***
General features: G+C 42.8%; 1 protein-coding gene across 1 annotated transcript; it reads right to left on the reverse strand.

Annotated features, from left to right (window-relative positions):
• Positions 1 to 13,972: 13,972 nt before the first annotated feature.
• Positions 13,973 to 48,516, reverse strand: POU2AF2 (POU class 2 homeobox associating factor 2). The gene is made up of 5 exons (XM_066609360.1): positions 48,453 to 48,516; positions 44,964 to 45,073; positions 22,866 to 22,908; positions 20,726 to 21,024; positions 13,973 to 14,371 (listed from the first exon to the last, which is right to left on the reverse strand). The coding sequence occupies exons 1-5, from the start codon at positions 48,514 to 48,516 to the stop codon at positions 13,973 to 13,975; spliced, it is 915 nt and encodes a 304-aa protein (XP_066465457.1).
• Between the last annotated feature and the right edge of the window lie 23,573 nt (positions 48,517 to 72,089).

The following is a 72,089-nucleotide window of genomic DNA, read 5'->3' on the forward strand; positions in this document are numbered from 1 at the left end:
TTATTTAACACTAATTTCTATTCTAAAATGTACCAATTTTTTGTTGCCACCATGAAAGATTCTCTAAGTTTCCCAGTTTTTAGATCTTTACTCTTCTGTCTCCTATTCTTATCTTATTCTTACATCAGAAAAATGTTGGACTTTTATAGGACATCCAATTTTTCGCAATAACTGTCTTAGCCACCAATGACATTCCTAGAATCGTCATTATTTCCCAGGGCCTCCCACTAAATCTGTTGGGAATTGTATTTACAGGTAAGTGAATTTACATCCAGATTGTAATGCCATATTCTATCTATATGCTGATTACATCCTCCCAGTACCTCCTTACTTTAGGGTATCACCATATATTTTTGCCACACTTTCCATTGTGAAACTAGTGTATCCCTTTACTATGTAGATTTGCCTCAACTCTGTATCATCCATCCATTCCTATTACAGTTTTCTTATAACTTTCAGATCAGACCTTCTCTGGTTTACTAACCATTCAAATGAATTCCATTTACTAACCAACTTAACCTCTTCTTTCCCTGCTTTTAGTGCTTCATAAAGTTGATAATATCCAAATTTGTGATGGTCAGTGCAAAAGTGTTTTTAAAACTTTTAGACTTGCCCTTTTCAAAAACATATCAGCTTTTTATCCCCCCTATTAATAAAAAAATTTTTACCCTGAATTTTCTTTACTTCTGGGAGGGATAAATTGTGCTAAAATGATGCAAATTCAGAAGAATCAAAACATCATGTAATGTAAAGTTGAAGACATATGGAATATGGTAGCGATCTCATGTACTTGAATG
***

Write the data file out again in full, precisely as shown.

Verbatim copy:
General features: G+C 42.8%; 1 protein-coding gene across 1 annotated transcript; it reads right to left on the reverse strand.

Annotated features, from left to right (window-relative positions):
• Positions 1 to 13,972: 13,972 nt before the first annotated feature.
• Positions 13,973 to 48,516, reverse strand: POU2AF2 (POU class 2 homeobox associating factor 2). The gene is made up of 5 exons (XM_066609360.1): positions 48,453 to 48,516; positions 44,964 to 45,073; positions 22,866 to 22,908; positions 20,726 to 21,024; positions 13,973 to 14,371 (listed from the first exon to the last, which is right to left on the reverse strand). The coding sequence occupies exons 1-5, from the start codon at positions 48,514 to 48,516 to the stop codon at positions 13,973 to 13,975; spliced, it is 915 nt and encodes a 304-aa protein (XP_066465457.1).
• Between the last annotated feature and the right edge of the window lie 23,573 nt (positions 48,517 to 72,089).

The following is a 72,089-nucleotide window of genomic DNA, read 5'->3' on the forward strand; positions in this document are numbered from 1 at the left end:
TTATTTAACACTAATTTCTATTCTAAAATGTACCAATTTTTTGTTGCCACCATGAAAGATTCTCTAAGTTTCCCAGTTTTTAGATCTTTACTCTTCTGTCTCCTATTCTTATCTTATTCTTACATCAGAAAAATGTTGGACTTTTATAGGACATCCAATTTTTCGCAATAACTGTCTTAGCCACCAATGACATTCCTAGAATCGTCATTATTTCCCAGGGCCTCCCACTAAATCTGTTGGGAATTGTATTTACAGGTAAGTGAATTTACATCCAGATTGTAATGCCATATTCTATCTATATGCTGATTACATCCTCCCAGTACCTCCTTACTTTAGGGTATCACCATATATTTTTGCCACACTTTCCATTGTGAAACTAGTGTATCCCTTTACTATGTAGATTTGCCTCAACTCTGTATCATCCATCCATTCCTATTACAGTTTTCTTATAACTTTCAGATCAGACCTTCTCTGGTTTACTAACCATTCAAATGAATTCCATTTACTAACCAACTTAACCTCTTCTTTCCCTGCTTTTAGTGCTTCATAAAGTTGATAATATCCAAATTTGTGATGGTCAGTGCAAAAGTGTTTTTAAAACTTTTAGACTTGCCCTTTTCAAAAACATATCAGCTTTTTATCCCCCCTATTAATAAAAAAATTTTTACCCTGAATTTTCTTTACTTCTGGGAGGGATAAATTGTGCTAAAATGATGCAAATTCAGAAGAATCAAAACATCATGTAATGTAAAGTTGAAGACATATGGAATATGGTAGCGATCTCATGTACTTGAATG